Senate's Role In Wars With Iraq
Following Iraq's invasion of Kuwait in January 1991, Kerry broke with the majority of senators and voted against authorizing the first Gulf War. He said on the Senate floor, "It is a vote about war because whether or not the president exercises his power, we will have no further say after this vote."
Kerry thus voted against war after Iraq took aggressive military action. He said a vote in favor of military action was tantamount to giving Congress "no further say" on the war.
In October 2002, he supported the current war in Iraq, despite the fact that Iraq took no aggressive action against its neighbors.
In announcing his candidacy for president, in September 2003, he said his October 2002 vote was simply "to threaten" the use of force, apparently backtracking from his belief in 1991 that such a vote would grant the president an open-ended ticket to wage war.
If I Knew Then What I Know Now…
"We should not have gone to war knowing the information that we know today," Kerry said Wednesday on ABC's "Good Morning America." "Knowing there was no imminent threat to America, knowing there were no weapons of mass destruction, knowing there was no connection of Saddam Hussein to al Qaeda, I would not have gone to war. That's plain and simple."
But on Aug. 9, 2004, when asked if he would still have gone to war knowing Saddam Hussein did not possess weapons of mass destruction, Kerry said: "Yes, I would have voted for the authority. I believe it was the right authority for a president to have." Speaking to reporters at the edge of the Grand Canyon, he added: "[Although] I would have done this very differently from the way President Bush has."
The Kerry campaign says voting to authorize the war in Iraq is different from deciding diplomacy has failed and waging war. But Kerry's nuanced position has contradicted itself on whether it was right or wrong to wage the war.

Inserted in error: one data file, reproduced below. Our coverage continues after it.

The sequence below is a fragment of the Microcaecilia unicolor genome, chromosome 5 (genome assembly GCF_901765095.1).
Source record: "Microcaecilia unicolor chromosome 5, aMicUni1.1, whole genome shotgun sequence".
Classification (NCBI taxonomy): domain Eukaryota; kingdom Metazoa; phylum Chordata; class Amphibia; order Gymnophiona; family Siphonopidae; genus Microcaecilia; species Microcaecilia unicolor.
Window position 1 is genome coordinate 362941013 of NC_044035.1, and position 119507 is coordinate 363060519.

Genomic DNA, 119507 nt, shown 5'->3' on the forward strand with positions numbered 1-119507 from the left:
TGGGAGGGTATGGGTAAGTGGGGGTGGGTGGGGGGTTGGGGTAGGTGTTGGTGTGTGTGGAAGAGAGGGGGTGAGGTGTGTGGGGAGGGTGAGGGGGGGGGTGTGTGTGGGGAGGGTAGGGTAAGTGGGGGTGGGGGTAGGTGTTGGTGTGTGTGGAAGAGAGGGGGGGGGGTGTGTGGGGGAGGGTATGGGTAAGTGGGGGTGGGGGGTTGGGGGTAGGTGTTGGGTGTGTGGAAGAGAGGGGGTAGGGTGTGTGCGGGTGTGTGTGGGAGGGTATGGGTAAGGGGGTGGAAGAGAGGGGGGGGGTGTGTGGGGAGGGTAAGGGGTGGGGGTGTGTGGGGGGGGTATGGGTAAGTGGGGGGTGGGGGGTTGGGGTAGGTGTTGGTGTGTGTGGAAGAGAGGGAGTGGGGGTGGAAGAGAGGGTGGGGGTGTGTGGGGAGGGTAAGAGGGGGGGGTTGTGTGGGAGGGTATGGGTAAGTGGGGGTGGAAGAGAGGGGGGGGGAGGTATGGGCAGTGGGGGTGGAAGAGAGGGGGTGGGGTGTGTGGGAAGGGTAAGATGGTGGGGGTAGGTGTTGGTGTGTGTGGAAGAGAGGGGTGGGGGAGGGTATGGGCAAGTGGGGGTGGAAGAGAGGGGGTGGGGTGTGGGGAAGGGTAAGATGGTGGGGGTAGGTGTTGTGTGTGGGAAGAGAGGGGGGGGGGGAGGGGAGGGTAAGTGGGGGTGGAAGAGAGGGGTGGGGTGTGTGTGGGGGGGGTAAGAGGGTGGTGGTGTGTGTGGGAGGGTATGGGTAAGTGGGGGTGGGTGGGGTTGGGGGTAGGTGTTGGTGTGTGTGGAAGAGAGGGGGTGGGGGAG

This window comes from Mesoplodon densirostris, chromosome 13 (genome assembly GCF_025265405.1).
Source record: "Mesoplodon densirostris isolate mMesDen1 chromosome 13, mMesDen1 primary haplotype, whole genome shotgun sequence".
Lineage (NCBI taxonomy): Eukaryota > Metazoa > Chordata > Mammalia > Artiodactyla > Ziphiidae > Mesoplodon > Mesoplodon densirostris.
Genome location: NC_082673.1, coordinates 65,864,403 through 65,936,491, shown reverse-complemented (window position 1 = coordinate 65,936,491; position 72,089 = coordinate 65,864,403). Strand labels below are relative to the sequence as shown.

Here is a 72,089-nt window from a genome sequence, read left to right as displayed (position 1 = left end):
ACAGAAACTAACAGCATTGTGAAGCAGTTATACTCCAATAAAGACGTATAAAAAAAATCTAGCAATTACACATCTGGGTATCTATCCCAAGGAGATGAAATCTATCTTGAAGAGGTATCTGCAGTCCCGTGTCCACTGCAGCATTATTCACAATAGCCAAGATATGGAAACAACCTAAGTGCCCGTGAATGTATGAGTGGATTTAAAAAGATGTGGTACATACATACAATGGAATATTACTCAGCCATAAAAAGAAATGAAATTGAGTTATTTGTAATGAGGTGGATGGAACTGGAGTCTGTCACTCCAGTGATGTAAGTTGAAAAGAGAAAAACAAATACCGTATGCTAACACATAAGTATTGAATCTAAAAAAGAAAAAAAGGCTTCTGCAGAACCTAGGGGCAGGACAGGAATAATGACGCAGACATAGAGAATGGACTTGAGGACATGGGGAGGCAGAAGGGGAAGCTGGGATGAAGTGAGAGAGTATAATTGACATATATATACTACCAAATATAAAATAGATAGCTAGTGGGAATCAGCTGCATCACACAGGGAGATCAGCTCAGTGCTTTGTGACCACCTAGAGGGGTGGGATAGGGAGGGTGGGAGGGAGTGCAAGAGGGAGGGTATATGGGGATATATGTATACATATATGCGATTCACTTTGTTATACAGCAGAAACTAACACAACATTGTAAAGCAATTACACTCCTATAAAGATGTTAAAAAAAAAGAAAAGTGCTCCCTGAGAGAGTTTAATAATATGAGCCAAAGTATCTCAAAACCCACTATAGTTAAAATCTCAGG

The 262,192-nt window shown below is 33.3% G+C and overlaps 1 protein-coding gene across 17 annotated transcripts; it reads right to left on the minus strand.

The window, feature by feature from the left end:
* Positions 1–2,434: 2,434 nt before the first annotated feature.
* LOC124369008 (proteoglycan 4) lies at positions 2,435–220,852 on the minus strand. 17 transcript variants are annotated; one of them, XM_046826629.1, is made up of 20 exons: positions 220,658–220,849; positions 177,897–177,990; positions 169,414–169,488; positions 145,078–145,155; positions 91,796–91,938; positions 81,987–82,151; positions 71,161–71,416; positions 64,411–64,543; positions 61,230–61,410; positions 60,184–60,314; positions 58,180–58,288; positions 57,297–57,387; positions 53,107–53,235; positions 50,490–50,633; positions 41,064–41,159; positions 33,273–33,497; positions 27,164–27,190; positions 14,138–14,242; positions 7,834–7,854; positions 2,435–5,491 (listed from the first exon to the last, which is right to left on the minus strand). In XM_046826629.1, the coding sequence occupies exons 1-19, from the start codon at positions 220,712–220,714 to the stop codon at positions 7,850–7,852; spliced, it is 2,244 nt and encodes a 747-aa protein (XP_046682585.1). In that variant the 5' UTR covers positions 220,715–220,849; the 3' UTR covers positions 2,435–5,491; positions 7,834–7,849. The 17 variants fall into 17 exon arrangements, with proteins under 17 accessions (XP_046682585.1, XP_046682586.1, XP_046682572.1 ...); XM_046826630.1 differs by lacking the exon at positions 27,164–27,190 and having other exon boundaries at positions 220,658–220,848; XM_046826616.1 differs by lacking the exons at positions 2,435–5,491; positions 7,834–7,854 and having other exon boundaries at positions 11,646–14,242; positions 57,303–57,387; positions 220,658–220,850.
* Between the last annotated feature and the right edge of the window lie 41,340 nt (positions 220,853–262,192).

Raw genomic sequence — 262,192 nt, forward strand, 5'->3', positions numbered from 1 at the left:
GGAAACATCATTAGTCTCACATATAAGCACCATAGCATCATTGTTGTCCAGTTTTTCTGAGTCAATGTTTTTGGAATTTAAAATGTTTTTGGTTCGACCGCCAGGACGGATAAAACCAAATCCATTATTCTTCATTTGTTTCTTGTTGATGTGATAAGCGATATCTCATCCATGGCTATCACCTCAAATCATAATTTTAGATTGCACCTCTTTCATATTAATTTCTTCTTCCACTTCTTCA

In May 2003, at the first Democratic primary debate, John Kerry said his vote authorizing the president to use force was the "right decision" though he would have "preferred if we had given diplomacy a greater opportunity."
But then in January 2004, Kerry began to run as anti-war candidate, saying, "I don't believe the president took us to war as he should have."
The $87 Billion Vote
In September 2003, Kerry implied that voting against wartime funding bills was equivalent to abandoning the troops.
"I don't think any United States senator is going to abandon our troops and recklessly leave Iraq to whatever follows as a result of simply cutting and running," he said.
Then, in October 2003, a year after voting to support the use of force in Iraq, Kerry voted against an $87 billion supplemental funding bill for U.S. troops in Iraq and Afghanistan. He did support an alternative bill that funded the $87 billion by cutting some of President Bush's tax cuts.
But when it was apparent the alternative bill would not pass, he decided to go on record as not supporting the legislation to fund soldiers.
Kerry complicated matters with his now infamous words, "I actually did vote for the $87 billion before I voted against it."
On Wednesday, he acknowledged that his explanation of his Iraq war votes was "one of those inarticulate moments."
The Israeli Security Fence
In October 2003, Kerry said Israel's unilateral construction of a security fence was "a barrier to peace."
"I know how disheartened Palestinians are by the decision to build the barrier off the Green Line," he told the Arab American Institute National Leadership Conference. "We don't need another barrier to peace. Provocative and counterproductive measures only harm Israelis."